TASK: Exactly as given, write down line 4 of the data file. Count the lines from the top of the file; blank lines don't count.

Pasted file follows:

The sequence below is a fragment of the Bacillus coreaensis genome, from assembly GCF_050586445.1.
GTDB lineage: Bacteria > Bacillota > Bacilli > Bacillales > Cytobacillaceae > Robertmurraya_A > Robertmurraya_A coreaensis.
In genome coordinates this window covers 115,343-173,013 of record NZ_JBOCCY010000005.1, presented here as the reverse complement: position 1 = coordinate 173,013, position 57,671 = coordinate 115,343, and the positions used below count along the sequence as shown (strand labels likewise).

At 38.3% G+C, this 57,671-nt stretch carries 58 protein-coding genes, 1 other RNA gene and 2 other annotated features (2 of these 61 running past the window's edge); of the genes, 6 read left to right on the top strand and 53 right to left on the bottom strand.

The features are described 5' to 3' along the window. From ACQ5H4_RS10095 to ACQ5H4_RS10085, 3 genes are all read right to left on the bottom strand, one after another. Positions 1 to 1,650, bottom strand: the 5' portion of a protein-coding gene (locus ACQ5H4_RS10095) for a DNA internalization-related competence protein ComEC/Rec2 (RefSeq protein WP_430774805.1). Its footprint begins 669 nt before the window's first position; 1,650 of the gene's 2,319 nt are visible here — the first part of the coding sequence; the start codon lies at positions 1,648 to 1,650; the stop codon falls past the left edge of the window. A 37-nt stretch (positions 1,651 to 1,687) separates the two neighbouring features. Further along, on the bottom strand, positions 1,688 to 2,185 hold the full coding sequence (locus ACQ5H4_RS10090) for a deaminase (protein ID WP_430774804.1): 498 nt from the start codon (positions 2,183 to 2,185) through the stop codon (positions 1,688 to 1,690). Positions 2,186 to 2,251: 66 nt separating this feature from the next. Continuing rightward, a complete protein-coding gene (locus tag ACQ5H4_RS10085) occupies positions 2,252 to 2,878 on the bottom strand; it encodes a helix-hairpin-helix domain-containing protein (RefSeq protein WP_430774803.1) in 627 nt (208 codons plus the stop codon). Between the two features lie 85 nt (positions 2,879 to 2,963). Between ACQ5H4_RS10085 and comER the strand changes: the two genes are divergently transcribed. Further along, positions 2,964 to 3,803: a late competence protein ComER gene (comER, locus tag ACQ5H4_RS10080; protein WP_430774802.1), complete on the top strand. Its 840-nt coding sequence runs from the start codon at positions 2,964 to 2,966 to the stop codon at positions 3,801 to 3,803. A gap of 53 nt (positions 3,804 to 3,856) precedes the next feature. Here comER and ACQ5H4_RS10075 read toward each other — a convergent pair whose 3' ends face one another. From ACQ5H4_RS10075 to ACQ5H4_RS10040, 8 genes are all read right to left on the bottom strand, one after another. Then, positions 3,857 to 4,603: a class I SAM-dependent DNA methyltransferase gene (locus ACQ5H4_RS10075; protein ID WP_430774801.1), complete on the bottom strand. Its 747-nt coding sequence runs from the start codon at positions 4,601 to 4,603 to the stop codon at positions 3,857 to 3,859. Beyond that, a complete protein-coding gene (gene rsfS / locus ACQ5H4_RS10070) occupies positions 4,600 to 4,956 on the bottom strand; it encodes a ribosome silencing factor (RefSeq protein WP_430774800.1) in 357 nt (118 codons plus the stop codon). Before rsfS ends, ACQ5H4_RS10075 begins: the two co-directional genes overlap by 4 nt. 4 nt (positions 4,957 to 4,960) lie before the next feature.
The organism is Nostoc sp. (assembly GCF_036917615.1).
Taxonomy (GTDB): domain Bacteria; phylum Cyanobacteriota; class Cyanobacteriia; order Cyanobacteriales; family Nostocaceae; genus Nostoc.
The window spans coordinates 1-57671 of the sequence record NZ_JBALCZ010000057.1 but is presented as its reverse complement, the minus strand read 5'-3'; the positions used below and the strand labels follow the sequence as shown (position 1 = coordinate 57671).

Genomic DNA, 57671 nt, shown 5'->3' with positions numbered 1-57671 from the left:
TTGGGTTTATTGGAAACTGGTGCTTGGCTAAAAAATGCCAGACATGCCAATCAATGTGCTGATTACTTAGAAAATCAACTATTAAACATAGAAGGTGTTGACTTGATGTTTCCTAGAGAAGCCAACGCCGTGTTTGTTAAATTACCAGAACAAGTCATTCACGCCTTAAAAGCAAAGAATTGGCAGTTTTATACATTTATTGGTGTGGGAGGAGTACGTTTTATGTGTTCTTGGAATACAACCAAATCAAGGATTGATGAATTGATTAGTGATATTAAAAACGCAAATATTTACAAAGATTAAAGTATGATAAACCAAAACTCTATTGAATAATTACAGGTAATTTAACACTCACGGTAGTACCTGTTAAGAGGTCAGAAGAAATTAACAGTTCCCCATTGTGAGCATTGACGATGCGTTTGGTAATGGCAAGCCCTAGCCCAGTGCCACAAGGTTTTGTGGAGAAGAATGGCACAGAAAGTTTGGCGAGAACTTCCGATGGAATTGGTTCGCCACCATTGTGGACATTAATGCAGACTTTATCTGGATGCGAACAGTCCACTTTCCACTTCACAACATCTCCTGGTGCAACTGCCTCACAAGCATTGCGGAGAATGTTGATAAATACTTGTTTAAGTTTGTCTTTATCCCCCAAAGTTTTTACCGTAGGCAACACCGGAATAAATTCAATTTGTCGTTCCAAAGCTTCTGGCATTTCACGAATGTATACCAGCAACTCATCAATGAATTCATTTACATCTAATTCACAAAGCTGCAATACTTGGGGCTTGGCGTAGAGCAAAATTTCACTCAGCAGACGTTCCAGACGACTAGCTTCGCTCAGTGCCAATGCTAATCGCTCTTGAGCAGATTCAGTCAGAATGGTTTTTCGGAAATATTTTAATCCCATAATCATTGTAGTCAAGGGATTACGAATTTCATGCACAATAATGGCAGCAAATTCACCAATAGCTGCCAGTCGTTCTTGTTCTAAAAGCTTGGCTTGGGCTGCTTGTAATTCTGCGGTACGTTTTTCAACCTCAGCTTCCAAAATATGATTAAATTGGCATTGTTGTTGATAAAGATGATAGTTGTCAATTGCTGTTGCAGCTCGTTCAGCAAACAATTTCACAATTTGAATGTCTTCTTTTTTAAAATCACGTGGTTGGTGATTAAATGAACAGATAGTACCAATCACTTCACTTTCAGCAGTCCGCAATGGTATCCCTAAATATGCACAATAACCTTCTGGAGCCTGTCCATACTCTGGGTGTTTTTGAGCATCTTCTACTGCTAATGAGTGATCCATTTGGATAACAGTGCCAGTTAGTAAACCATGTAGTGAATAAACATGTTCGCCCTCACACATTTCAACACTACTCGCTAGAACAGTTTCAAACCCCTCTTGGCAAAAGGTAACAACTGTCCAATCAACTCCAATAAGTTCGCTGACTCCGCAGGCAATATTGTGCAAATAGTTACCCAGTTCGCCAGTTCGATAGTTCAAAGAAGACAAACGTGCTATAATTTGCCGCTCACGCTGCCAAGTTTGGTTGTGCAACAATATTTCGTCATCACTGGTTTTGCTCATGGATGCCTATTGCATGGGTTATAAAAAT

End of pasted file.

At 38.3% G+C, this 57,671-nt stretch carries 58 protein-coding genes, 1 other RNA gene and 2 other annotated features (2 of these 61 running past the window's edge); of the genes, 6 read left to right on the top strand and 53 right to left on the bottom strand.